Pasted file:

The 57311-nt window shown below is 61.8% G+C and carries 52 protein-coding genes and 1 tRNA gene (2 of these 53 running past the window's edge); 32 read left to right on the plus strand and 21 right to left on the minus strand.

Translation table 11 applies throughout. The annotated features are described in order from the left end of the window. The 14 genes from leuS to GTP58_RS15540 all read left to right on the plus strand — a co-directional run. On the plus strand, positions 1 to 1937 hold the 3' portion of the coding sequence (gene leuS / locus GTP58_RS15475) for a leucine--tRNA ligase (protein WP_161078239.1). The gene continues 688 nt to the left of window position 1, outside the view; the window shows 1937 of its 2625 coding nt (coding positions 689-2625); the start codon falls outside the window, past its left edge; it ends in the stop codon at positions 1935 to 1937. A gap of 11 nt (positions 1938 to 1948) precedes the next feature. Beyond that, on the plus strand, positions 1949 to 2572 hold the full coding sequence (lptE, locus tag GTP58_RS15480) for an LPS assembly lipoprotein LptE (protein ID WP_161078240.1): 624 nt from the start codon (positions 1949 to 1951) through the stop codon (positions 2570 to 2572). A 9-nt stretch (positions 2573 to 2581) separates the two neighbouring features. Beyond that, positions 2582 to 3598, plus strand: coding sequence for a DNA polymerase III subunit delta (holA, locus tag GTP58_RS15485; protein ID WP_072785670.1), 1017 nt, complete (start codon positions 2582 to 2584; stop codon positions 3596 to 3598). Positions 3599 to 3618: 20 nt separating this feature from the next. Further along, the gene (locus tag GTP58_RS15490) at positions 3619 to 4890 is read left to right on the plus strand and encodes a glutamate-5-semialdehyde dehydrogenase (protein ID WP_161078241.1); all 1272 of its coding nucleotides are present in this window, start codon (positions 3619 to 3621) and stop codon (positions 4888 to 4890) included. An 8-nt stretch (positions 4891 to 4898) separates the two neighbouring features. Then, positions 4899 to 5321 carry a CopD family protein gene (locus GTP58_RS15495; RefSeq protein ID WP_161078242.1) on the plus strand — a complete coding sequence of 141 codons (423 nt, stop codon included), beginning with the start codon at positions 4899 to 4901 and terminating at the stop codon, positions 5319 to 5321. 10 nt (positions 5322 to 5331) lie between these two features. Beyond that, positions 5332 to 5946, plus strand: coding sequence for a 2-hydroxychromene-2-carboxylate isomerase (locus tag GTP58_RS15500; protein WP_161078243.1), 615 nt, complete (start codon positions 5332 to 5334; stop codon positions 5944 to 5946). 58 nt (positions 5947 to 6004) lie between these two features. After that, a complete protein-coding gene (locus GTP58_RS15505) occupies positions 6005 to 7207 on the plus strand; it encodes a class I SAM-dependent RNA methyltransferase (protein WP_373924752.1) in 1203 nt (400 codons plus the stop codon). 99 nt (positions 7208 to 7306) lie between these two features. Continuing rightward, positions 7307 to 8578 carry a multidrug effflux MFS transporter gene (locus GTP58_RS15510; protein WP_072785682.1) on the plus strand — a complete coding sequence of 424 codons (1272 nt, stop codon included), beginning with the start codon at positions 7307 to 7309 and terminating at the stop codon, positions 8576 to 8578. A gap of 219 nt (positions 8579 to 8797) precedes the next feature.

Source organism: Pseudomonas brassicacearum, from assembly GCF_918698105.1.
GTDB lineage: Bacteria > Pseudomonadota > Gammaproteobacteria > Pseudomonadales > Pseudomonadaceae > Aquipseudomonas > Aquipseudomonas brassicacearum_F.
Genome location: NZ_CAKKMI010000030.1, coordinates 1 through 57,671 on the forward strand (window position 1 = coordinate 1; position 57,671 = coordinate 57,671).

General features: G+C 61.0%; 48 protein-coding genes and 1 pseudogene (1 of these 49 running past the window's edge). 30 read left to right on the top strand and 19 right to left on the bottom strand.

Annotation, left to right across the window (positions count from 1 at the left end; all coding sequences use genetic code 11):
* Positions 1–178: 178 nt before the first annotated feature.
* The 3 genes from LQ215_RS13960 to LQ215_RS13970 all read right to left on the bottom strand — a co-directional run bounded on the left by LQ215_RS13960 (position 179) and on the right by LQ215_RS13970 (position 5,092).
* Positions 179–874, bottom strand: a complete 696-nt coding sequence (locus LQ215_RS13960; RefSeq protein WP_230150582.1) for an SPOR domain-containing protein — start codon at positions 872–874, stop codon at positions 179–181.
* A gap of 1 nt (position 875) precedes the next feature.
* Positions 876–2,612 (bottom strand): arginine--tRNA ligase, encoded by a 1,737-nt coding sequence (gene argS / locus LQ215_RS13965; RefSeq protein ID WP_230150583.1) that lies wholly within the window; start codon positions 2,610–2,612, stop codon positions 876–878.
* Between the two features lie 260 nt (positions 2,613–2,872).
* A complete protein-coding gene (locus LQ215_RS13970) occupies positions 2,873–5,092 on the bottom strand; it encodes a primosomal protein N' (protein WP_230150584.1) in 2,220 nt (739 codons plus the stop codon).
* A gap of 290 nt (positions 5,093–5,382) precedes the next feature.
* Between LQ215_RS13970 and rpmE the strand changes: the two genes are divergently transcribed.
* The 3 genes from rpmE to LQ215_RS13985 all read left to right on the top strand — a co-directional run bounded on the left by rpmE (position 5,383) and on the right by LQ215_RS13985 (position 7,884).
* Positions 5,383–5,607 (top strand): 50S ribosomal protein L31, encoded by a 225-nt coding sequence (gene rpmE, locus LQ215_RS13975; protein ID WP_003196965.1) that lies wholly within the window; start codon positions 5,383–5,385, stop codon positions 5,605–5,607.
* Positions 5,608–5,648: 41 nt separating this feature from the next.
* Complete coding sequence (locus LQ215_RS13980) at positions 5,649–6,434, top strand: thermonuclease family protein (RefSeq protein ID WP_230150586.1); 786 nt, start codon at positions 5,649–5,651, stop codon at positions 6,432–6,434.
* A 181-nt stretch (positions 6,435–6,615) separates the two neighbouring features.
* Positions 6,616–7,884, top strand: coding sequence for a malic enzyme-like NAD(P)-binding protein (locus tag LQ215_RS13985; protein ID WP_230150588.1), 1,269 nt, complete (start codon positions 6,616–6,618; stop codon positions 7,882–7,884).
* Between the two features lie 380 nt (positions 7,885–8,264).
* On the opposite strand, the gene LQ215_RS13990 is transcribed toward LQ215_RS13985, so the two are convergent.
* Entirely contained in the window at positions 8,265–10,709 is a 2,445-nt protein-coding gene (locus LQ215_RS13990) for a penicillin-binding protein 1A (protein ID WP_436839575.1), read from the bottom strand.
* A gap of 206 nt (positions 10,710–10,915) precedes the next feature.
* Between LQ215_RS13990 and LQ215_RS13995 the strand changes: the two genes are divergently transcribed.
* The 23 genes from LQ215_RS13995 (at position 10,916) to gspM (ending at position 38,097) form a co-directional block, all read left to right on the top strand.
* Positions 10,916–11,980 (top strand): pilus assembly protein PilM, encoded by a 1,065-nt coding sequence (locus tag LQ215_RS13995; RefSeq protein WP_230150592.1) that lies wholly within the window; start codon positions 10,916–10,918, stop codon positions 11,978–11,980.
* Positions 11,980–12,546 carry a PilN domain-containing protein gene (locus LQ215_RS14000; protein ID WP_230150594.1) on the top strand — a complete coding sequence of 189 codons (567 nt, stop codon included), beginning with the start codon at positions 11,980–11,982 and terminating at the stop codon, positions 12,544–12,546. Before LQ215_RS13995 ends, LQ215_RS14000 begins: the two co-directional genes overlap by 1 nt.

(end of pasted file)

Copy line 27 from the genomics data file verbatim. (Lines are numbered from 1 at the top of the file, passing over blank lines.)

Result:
* Between LQ215_RS13990 and LQ215_RS13995 the strand changes: the two genes are divergently transcribed.